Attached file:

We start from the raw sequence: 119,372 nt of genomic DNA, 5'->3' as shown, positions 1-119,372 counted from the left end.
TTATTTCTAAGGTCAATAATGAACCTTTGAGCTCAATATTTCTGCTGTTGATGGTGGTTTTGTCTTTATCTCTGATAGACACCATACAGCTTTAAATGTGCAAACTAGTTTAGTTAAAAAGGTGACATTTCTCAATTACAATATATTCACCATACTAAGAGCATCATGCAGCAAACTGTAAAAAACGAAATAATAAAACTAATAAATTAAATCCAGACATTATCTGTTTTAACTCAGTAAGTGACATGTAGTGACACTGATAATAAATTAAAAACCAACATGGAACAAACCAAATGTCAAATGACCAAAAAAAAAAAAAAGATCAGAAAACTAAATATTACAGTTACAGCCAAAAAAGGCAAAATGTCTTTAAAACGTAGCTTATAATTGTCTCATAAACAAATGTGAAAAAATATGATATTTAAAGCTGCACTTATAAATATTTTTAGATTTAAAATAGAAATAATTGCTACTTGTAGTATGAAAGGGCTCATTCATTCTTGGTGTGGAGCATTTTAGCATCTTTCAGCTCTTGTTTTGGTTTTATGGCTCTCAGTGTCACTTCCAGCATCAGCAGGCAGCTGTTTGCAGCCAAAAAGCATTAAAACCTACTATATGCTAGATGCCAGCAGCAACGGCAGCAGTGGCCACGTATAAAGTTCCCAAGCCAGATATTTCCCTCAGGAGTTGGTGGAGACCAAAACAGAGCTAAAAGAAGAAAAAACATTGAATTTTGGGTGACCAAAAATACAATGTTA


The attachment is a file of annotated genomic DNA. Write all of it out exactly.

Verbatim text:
We start from the raw sequence: 119,372 nt of genomic DNA, 5'->3' as shown, positions 1-119,372 counted from the left end.
TTATTTCTAAGGTCAATAATGAACCTTTGAGCTCAATATTTCTGCTGTTGATGGTGGTTTTGTCTTTATCTCTGATAGACACCATACAGCTTTAAATGTGCAAACTAGTTTAGTTAAAAAGGTGACATTTCTCAATTACAATATATTCACCATACTAAGAGCATCATGCAGCAAACTGTAAAAAACGAAATAATAAAACTAATAAATTAAATCCAGACATTATCTGTTTTAACTCAGTAAGTGACATGTAGTGACACTGATAATAAATTAAAAACCAACATGGAACAAACCAAATGTCAAATGACCAAAAAAAAAAAAAAGATCAGAAAACTAAATATTACAGTTACAGCCAAAAAAGGCAAAATGTCTTTAAAACGTAGCTTATAATTGTCTCATAAACAAATGTGAAAAAATATGATATTTAAAGCTGCACTTATAAATATTTTTAGATTTAAAATAGAAATAATTGCTACTTGTAGTATGAAAGGGCTCATTCATTCTTGGTGTGGAGCATTTTAGCATCTTTCAGCTCTTGTTTTGGTTTTATGGCTCTCAGTGTCACTTCCAGCATCAGCAGGCAGCTGTTTGCAGCCAAAAAGCATTAAAACCTACTATATGCTAGATGCCAGCAGCAACGGCAGCAGTGGCCACGTATAAAGTTCCCAAGCCAGATATTTCCCTCAGGAGTTGGTGGAGACCAAAACAGAGCTAAAAGAAGAAAAAACATTGAATTTTGGGTGACCAAAAATACAATGTTA